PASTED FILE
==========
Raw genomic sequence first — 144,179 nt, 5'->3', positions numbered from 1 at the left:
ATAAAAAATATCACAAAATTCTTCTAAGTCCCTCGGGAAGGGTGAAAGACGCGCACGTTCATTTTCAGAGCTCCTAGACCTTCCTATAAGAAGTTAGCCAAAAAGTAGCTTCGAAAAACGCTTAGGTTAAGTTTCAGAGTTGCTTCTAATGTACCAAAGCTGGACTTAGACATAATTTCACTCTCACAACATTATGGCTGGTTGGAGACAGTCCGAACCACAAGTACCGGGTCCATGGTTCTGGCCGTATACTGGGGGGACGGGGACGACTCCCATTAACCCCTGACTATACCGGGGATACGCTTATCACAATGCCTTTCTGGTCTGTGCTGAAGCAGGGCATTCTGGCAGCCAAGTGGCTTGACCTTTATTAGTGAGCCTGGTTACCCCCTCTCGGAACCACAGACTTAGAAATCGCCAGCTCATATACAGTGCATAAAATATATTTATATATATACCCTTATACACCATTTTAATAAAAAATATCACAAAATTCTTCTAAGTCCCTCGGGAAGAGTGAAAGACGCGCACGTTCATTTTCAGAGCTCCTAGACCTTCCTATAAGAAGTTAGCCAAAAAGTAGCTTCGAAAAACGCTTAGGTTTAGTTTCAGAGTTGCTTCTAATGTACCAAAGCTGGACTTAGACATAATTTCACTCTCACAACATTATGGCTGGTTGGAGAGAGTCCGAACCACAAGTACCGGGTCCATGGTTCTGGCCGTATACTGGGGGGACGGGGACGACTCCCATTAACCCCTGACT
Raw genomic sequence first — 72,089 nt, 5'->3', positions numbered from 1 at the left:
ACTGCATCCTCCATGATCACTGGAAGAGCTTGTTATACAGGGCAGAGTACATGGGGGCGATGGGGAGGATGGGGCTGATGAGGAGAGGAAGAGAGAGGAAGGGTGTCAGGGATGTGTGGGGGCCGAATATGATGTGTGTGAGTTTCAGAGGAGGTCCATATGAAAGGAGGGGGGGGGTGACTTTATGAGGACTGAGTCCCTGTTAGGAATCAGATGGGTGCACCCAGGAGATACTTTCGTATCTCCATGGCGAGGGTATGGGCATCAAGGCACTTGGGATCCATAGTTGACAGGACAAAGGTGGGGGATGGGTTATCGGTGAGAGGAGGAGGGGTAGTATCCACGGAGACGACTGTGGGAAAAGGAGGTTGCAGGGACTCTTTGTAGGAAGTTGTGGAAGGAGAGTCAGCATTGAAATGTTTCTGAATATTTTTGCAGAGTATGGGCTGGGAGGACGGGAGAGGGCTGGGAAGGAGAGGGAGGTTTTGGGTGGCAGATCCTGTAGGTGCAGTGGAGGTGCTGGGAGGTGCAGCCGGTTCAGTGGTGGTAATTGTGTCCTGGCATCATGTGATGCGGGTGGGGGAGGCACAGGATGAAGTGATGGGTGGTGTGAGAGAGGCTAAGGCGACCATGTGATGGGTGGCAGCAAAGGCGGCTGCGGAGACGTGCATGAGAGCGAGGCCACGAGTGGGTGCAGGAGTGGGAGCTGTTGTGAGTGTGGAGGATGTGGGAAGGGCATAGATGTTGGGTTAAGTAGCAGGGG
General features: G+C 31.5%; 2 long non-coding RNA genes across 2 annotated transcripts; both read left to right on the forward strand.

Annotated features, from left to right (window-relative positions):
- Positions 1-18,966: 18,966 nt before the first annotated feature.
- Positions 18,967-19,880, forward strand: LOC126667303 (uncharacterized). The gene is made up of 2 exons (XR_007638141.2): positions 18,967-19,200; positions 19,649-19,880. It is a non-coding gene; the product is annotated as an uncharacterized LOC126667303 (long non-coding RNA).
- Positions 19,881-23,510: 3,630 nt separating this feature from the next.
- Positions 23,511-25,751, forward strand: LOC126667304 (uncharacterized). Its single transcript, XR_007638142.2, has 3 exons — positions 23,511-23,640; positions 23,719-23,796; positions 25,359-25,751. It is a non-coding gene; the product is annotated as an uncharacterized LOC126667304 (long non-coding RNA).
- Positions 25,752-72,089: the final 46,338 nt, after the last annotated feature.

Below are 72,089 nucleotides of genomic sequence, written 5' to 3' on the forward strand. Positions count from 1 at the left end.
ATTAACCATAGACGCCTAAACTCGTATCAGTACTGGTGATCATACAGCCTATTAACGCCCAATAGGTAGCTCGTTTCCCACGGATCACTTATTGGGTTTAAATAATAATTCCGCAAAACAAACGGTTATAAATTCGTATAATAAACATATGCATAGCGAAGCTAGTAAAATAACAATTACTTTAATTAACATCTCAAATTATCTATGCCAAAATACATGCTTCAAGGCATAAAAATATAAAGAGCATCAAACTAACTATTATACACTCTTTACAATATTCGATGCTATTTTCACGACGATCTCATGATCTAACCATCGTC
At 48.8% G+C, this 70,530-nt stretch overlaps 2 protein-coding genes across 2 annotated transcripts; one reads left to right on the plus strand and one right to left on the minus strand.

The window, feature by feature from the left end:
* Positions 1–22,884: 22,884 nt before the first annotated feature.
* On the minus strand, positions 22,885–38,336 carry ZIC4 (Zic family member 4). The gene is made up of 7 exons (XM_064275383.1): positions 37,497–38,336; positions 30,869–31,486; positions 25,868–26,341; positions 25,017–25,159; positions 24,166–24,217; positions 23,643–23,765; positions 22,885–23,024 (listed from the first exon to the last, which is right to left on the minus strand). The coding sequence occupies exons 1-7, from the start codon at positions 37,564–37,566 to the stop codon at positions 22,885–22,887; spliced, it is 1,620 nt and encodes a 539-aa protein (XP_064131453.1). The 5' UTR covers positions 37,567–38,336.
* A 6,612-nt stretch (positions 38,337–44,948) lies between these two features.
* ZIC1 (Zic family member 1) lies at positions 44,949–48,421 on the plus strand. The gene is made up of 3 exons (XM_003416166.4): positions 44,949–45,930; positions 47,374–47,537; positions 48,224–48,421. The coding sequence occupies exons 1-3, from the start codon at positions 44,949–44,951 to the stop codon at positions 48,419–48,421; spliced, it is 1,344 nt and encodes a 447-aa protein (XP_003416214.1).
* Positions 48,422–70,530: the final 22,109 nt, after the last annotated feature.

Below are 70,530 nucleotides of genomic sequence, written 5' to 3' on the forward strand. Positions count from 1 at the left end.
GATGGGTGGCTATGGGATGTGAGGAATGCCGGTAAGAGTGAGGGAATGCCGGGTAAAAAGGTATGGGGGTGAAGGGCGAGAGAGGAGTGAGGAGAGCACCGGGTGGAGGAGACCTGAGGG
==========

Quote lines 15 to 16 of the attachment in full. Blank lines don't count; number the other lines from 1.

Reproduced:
The window, feature by feature from the left end:
* Positions 1–22,884: 22,884 nt before the first annotated feature.